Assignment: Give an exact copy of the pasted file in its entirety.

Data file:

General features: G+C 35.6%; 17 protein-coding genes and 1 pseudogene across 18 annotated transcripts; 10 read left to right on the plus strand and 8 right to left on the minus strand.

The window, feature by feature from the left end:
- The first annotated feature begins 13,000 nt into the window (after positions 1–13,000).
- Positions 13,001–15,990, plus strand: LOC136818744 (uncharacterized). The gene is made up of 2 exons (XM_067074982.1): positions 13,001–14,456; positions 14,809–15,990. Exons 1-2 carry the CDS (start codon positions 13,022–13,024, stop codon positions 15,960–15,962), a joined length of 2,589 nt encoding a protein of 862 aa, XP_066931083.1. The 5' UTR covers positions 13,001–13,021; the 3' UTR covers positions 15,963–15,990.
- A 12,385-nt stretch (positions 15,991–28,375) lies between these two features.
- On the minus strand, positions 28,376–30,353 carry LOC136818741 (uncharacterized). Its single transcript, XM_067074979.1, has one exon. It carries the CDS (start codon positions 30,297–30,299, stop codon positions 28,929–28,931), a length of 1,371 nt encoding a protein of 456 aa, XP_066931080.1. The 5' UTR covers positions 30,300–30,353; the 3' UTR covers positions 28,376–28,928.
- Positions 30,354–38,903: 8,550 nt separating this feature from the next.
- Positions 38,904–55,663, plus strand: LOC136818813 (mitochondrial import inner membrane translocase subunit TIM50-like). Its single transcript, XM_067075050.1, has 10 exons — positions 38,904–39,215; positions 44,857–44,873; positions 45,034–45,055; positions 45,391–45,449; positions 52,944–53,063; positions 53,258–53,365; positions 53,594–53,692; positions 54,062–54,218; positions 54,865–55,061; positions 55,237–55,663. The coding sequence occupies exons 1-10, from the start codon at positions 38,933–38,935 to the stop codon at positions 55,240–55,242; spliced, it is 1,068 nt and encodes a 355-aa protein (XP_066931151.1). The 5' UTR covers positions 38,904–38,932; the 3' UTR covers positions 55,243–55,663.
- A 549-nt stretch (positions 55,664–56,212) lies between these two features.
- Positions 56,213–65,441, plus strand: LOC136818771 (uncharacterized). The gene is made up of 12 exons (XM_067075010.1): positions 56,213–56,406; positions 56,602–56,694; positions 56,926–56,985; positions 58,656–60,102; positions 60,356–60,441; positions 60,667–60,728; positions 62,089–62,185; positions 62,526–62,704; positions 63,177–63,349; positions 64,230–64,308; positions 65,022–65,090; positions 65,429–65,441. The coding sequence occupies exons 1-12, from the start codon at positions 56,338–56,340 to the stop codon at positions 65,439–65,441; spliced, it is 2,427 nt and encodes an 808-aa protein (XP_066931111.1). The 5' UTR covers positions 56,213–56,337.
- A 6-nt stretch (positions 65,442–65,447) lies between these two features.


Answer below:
General features: G+C 35.6%; 17 protein-coding genes and 1 pseudogene across 18 annotated transcripts; 10 read left to right on the plus strand and 8 right to left on the minus strand.

The window, feature by feature from the left end:
- The first annotated feature begins 13,000 nt into the window (after positions 1–13,000).
- Positions 13,001–15,990, plus strand: LOC136818744 (uncharacterized). The gene is made up of 2 exons (XM_067074982.1): positions 13,001–14,456; positions 14,809–15,990. Exons 1-2 carry the CDS (start codon positions 13,022–13,024, stop codon positions 15,960–15,962), a joined length of 2,589 nt encoding a protein of 862 aa, XP_066931083.1. The 5' UTR covers positions 13,001–13,021; the 3' UTR covers positions 15,963–15,990.
- A 12,385-nt stretch (positions 15,991–28,375) lies between these two features.
- On the minus strand, positions 28,376–30,353 carry LOC136818741 (uncharacterized). Its single transcript, XM_067074979.1, has one exon. It carries the CDS (start codon positions 30,297–30,299, stop codon positions 28,929–28,931), a length of 1,371 nt encoding a protein of 456 aa, XP_066931080.1. The 5' UTR covers positions 30,300–30,353; the 3' UTR covers positions 28,376–28,928.
- Positions 30,354–38,903: 8,550 nt separating this feature from the next.
- Positions 38,904–55,663, plus strand: LOC136818813 (mitochondrial import inner membrane translocase subunit TIM50-like). Its single transcript, XM_067075050.1, has 10 exons — positions 38,904–39,215; positions 44,857–44,873; positions 45,034–45,055; positions 45,391–45,449; positions 52,944–53,063; positions 53,258–53,365; positions 53,594–53,692; positions 54,062–54,218; positions 54,865–55,061; positions 55,237–55,663. The coding sequence occupies exons 1-10, from the start codon at positions 38,933–38,935 to the stop codon at positions 55,240–55,242; spliced, it is 1,068 nt and encodes a 355-aa protein (XP_066931151.1). The 5' UTR covers positions 38,904–38,932; the 3' UTR covers positions 55,243–55,663.
- A 549-nt stretch (positions 55,664–56,212) lies between these two features.
- Positions 56,213–65,441, plus strand: LOC136818771 (uncharacterized). The gene is made up of 12 exons (XM_067075010.1): positions 56,213–56,406; positions 56,602–56,694; positions 56,926–56,985; positions 58,656–60,102; positions 60,356–60,441; positions 60,667–60,728; positions 62,089–62,185; positions 62,526–62,704; positions 63,177–63,349; positions 64,230–64,308; positions 65,022–65,090; positions 65,429–65,441. The coding sequence occupies exons 1-12, from the start codon at positions 56,338–56,340 to the stop codon at positions 65,439–65,441; spliced, it is 2,427 nt and encodes an 808-aa protein (XP_066931111.1). The 5' UTR covers positions 56,213–56,337.
- A 6-nt stretch (positions 65,442–65,447) lies between these two features.